What Is the History of the State Flag of South Carolina?

Emily Espinoza
Emily Espinoza
The South Carolina state flag.
The South Carolina state flag.

The state flag of South Carolina includes the crescent, the palmetto tree, and the state's secession from the Union during the Civil War. The crescent was first used as a symbol for the state before it was officially a part of the Union. The palmetto tree was a symbol of the state during the American Revolution, but it was not made an official part of the flag until much later. The current flag was created out of necessity when the state seceded from the Union during the Civil War.

South Carolina's first flag was adoped in 1775.
South Carolina's first flag was adoped in 1775.

The state flag of South Carolina has a blue background with a white crescent shape in the corner and a palmetto tree in the middle. The crescent symbol first appeared in the state in 1765 on the banners of protesters who were reacting to the Stamp Act imposed on them by the British. The banners had a blue background with three crescents across it. In 1775, Colonel Moultrie was asked to create a state flag that could be used by troops fighting against the British in the American Revolution. He chose a blue background with one silver crescent in the middle, which coordinated with the crescent that appeared on the caps and badges of the soldiers.

South Carolina's state tree, the palmetto, also became an important symbol of the state during the Revolution. Since it was abundantly available in the area, the wood of the palmetto was used to build a fort at Charleston Harbor on Sullivan's Island. Colonel Moultrie led troops in defending this fort against an attack from the British in 1776. The British shot cannonballs at the fort from their ships in the harbor, but could not break through the walls because the soft yet strong palmetto wood absorbed the force of the bombardment instead of breaking down. Its important role in the state's victory made the palmetto a revered symbol of the state from that point forward.

After the Revolution ended and the United States became an independent country, the state flag of South Carolina continued to be the design created by Colonel Moultrie with the single crescent shape. In 1861, South Carolina seceded from the Union and decided to create a new design to symbolize the new independent country they were creating. The new design simply added a palmetto tree to the center and moved Colonel Moultrie's crescent to the corner. Even after the Civil War ended and the country became united again, the state flag of South Carolina retained this design.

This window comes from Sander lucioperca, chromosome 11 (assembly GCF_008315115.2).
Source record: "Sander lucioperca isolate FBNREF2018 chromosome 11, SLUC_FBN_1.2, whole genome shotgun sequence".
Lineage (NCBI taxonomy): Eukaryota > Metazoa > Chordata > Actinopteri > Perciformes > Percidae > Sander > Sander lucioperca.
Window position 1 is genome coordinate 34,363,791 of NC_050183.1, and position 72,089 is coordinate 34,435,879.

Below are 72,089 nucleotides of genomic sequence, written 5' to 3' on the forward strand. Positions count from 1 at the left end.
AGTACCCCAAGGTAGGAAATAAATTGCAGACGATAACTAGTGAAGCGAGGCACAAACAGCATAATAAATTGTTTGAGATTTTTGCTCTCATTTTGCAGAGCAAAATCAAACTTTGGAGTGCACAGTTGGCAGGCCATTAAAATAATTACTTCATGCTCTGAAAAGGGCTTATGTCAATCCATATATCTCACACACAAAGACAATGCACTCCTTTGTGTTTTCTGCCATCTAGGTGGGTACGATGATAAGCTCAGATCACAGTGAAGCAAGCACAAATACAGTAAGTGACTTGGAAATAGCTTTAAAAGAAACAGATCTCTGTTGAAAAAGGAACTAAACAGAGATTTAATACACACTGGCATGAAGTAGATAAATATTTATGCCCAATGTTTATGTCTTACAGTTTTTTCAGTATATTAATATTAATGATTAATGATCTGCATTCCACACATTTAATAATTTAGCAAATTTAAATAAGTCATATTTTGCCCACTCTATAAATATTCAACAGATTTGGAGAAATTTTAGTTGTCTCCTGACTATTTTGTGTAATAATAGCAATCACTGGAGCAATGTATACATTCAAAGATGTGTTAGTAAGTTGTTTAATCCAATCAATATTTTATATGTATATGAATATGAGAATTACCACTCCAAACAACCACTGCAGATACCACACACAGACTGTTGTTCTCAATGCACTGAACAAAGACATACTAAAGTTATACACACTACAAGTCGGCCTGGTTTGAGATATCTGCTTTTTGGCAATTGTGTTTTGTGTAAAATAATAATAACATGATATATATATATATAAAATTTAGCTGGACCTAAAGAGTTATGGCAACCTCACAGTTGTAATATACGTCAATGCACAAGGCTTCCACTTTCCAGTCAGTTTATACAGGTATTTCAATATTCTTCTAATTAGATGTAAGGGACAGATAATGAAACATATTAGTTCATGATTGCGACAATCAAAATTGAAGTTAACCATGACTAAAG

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Discussion Comments


@kentuckycat - I wish that my state flag was like South Carolina and at least expressed something that evoked the culture or history of the state.

I always here people question exactly what the South Carolina state flag is supposed to be and the fact of the matter is, is that it is something that all South Carolinians know and are proud of.

The state symbol is expressed in the flag and it's history can be traced back to when it officially became part of America. That evokes a history that cannot be replicated or changed in a state flag.

The flag of South Carolina has such a history that it has now become an icon in the state and has almost become sacred to those who reside in the state. It is pretty amazing how such a simple image can evoke such great feelings for living in ones state.


@JimmyT - I completely agree. Whenever I look at other state flags I always look at the significance of the symbol that is chosen to be depicted in the flag. I find that the best states as far as state flags go involve the thirteen original colonies and how they seek to have importance in their design and not just an intricate design for their state.

The state of South Carolina is not unique, when compared to others on the east coast as it involves a very simple symbol that represents the states history very well and allows for someone to look at the flag and see what it means to be a resident of that state.


@jcraig - You are absolutely correct. The symbol that is used as the South Carolina state flag is something special that makes it such a great state flag.

I find it to be similar to the Alaskan state flag in that it has a relatively simple design but evokes so much in a powerful image that would be known to those who call South Carolina home.

The history of the state flag is also unique in that it has not at all changed since the design was that which designated which troops represented the state during the Revolutionary War. I always found this to be an interesting aspect of the flag and saw it as showing how important the state flag of South Carolina really is.


It seems to me like the state of South Carolina's flag has quite a history of its own despite its relatively simple design.

It seems like despite the really simple design the flag itself evokes a lot of the state's history from its beginning and evokes a lot of the state culture into the flag.

For one, the state tree is presented in the flag and is a Palmetto, which is not seen in most of the state's in America and is seen as a symbol of South Carolina to make it stand out from other states.

Secondly, the history of the flag as being a symbol used to identify South Carolinian troops during the Revolutionary War only adds to the history of the flag and stresses the importance of the design and the reason why it was ultimately chosen to be the state flag.

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    • The South Carolina state flag.
      The South Carolina state flag.
    • South Carolina's first flag was adoped in 1775.
      South Carolina's first flag was adoped in 1775.